Nathan McLaughlin’s performance this Sunday was a highlight of a weekend packed with free live online shows. There are many more such shows to come during our time of widely distributed isolation, and I recommend not only a listen to his gig, if reflective solo guitar sounds up your alley — but also one if you’re planning on playing live online yourself. He does so much, so simply, and (audio glitches in the archived transmission aside) with enviable concentration, that it’s a model for such a thing as destination viewing. The video is just him, in a wooden chair, with an acoustic guitar in hand, and enough (largely off-screen, though there is a reel-to-reel machine rolling along against the wall) equipment to lend his already raga-like playing a nimbus of graceful echoing. There’s a clear aesthetic connection between his minimalist finger-picking and the hall of sonic mirrors in which it occurs — so clear that the two factors in fact blend together. Close to the end, he ruptures the fabric of performance by stopping his picking. He turns the guitar up in his lap, as a recording of his playing plays on. And then he takes a bow to the strings, and creates a drone that consumes all that came before, and then he gets up from the chair and walks off-screen, leaving the drone to drone, until he slips back in to lower the volume to a finish. I’ve been listening to and writing about Nathan McLaughlin’s music at least since January 2006, back when he went by the name Doogie, and, at least to my ears, he’s never sounded more thoughtful and focused.
Marc Weidenbaum founded the website Disquiet.com in 1996 at the intersection of sound, art, and technology, and since 2012 has moderated the Disquiet Junto, an active online community of weekly music/sonic projects. He has written for Nature, Boing Boing, The Wire, Pitchfork, and NewMusicBox, among other periodicals. He is the author of the 33 1⁄3 book on Aphex Twin’s classic album Selected Ambient Works Volume II. Read more about his sonic consultancy, teaching, sound art, and work in film, comics, and other media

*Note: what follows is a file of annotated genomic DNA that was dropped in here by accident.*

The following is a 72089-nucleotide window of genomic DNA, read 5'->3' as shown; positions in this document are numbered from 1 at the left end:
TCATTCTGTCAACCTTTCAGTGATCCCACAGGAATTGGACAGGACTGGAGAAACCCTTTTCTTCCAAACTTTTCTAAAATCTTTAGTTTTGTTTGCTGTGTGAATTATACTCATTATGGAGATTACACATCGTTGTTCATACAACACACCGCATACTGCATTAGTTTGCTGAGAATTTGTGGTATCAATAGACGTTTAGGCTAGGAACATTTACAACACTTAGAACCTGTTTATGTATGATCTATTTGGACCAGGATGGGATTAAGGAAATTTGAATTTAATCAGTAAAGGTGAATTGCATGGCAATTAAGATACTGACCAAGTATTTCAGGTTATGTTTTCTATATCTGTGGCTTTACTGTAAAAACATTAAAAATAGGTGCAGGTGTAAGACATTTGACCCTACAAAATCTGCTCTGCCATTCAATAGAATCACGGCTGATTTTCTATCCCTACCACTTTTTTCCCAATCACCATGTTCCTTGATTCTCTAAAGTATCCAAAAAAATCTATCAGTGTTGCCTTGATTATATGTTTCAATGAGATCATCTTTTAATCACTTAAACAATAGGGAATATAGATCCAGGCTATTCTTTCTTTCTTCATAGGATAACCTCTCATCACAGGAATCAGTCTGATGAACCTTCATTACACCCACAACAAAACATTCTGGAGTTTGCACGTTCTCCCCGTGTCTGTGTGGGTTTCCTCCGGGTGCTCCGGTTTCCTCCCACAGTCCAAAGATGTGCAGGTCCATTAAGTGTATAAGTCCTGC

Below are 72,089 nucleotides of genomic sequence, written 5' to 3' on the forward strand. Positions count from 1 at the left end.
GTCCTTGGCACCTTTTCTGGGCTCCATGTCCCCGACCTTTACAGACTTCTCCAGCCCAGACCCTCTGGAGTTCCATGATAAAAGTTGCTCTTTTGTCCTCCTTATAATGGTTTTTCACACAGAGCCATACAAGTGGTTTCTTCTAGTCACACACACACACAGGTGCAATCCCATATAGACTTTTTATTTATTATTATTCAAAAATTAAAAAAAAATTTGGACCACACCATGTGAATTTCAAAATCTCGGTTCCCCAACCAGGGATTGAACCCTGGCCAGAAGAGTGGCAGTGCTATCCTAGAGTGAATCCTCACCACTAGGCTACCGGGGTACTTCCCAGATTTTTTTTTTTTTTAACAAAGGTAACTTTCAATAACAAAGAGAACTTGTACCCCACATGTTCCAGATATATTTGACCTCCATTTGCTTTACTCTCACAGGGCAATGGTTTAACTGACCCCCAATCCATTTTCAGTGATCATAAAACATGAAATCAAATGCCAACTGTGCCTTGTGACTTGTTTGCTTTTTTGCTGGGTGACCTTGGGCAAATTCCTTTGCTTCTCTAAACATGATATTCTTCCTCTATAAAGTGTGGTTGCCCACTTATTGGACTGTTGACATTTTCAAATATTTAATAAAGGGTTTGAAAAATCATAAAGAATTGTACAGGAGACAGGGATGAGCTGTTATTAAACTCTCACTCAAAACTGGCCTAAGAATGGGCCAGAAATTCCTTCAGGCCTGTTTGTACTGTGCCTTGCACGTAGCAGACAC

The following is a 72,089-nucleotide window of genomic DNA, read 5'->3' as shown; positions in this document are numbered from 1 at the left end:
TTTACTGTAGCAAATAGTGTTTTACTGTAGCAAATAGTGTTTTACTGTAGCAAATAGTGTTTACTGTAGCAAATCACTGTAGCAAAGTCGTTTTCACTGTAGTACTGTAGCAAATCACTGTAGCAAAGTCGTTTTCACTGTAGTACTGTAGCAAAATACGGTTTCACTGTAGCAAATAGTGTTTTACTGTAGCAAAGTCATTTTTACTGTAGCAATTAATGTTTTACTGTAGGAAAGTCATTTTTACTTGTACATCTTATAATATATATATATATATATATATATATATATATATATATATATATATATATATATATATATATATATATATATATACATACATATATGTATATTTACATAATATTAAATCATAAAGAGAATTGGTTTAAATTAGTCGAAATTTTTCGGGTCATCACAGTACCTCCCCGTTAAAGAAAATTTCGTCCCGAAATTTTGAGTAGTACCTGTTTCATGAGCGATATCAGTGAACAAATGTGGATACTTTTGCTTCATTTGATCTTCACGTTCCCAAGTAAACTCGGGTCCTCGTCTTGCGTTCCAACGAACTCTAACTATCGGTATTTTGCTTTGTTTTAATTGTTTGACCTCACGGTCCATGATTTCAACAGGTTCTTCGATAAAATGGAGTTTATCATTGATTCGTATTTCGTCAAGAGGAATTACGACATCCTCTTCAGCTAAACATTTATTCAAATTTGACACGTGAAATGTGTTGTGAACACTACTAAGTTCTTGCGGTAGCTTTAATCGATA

• February 5, 2020: The first session of the 15-week course I teach at the Academy of Art about the role of sound in the media landscape.
• April 15, 2020: A chapter on the Disquiet Junto ("The Disquiet Junto as an Online Community of Practice," by Ethan Hein) appears in the forthcoming book The Oxford Handbook of Social Media and Music Learning (Oxford University Press), edited by Stephanie Horsley, Janice Waldron, and Kari Veblen. (Details at oup.com.)
• December 13, 2020: This day marks the 24th anniversary of Disquiet.com.
• January 7, 2021: This day marks the 9th anniversary of the start of the Disquiet Junto music community.
• There are entries on the Disquiet Junto in the forthcoming book The Music Production Cookbook: Ready-made Recipes for the Classroom (Oxford University Press), edited by Adam Patrick Bell. Ethan Hein wrote one, and I did, too.
• At least two live group concerts by Disquiet Junto members in the San Francisco Bay Area are in the works for 2020.
• I have liner notes for a musician's solo album and an essay in a book about an art event due out. I'll announce as the release dates come into focus.
• The Disquiet Junto series of weekly communal music projects explore constraints as a springboard for creativity and productivity. There is a new project each Thursday afternoon (California time), and it is due the following Monday at 11:59pm: disquiet.com/junto.
• My book on Aphex Twin's landmark 1994 album, Selected Ambient Works Vol. II, was published as part of the 33 1/3 series, an imprint of Bloomsbury. It has been translated into Japanese (2019) and Spanish (2018).
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Since January 2012, the Disquiet Junto has been an ongoing weekly collaborative music-making community that employs creative constraints as a springboard for creativity. Subscribe to the announcement list (each Thursday), listen to tracks by participants from around the world, read the FAQ, and join in.
• 0455 / Inner Invertebrate / The Assignment: What does a moment (or a day) in the life of a jellyfish sound like to a jellyfish?
• 0454 / Lsoo Vneg / The Assignment: Encode the name of someone you love into a piece of music.
• 0453 / Dial Up / The Assignment: Imagine the technologically mediated First Contact through sound.
• 0452 / Let's Scream / The Assignment: Get cathartic. Be resilient. Turn your scream into music.
• 0451 / Ursula's Silences / Make music inspired by a line from A Wizard of Earthsea.
And there is a complete list of past projects, 455 consecutive weeks to date.
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